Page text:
Will Ferrell and John C. Reilly bring out the comedy in Sherlock and Watson

An upcoming comedic take on Sherlock Holmes and Watson will add to the mountain of modern film and TV projects about the famous characters, including the 2015 movie 'Mr. Holmes' and the still-continuing TV series 'Sherlock' and 'Elementary.'

Chris Pizzello/Invision/AP/File
John C. Reilly (l.) speaks during a ceremony honoring Will Ferrell (r.) with a star on the Hollywood Walk of Fame, in 2015 in Los Angeles.

Pairing stars Will Ferrell and John C. Reilly again seems to be elementary for studio Sony as a Sherlock Holmes movie starring the comedy duo is moving forward.

Mr. Ferrell and Mr. Reilly, who have appeared together in films including “Talladega Nights” and “Stepbrothers,” will reportedly star together in a comedic take on the Holmes stories. 

Etan Cohen, who wrote the screenplay for “Men in Black 3” and co-wrote the film “Tropic Thunder,” is set to direct the new Holmes story.

Viewers seem to have endless capacity for Sherlock Holmes stories. On the small screen, offerings include the British TV show “Sherlock,” starring Benedict Cumberbatch and Martin Freeman and the CBS show “Elementary,” starring Jonny Lee Miller and Lucy Liu, both still producing new episodes.

The 2015 movie “Mr. Holmes” starred Ian McKellen as the detective, while the 2011 movie “Sherlock Holmes: A Game of Shadows” starring Robert Downey Jr., Jude Law, and Rachel McAdams, was itself a follow-up to the 2009 box office hit.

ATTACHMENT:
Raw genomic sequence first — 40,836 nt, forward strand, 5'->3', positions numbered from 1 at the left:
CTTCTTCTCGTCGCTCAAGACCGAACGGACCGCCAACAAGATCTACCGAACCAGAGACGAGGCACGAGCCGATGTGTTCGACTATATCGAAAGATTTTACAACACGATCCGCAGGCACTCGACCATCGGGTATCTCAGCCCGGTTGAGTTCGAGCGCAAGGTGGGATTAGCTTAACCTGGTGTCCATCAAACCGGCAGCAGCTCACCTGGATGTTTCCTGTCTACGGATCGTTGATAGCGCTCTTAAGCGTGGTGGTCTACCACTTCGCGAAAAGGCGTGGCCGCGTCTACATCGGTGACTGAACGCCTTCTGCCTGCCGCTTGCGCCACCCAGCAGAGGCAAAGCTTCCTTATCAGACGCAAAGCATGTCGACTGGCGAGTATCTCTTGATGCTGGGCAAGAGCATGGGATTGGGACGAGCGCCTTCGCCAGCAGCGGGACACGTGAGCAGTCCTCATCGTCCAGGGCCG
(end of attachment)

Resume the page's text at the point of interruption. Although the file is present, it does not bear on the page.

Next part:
It sounds like those behind the upcoming comedy film with Ferrell and Reilly are hoping this familiarity will help the project rather than hurt it, however. “The feeling is those iterations have stoked worldwide awareness for the characters, and hopefully will create an appetite for a full-out comic version of the super sleuths, anchored by a couple of stars who are two for two in the hit column together,” writes Mike Fleming Jr. for Deadline.

And what accounts for the continuing popularity of Holmes and Watson? Mr. Cumberbatch told the Telegraph recently, “I think it’s to do with [author Arthur] Conan Doyle’s extraordinary invention, which has a universal appeal to all nationalities. This is a man who’s an outsider, who’s intelligent, who doesn’t tolerate mediocrity, who is incredibly efficient, but also has his weaknesses and comeuppances.  I think the ability to turn the mundane, average and normal into a pop-up world of potential adventure … is that you never know where it’s going to lead. There’s an endless amount of potential adventure.”

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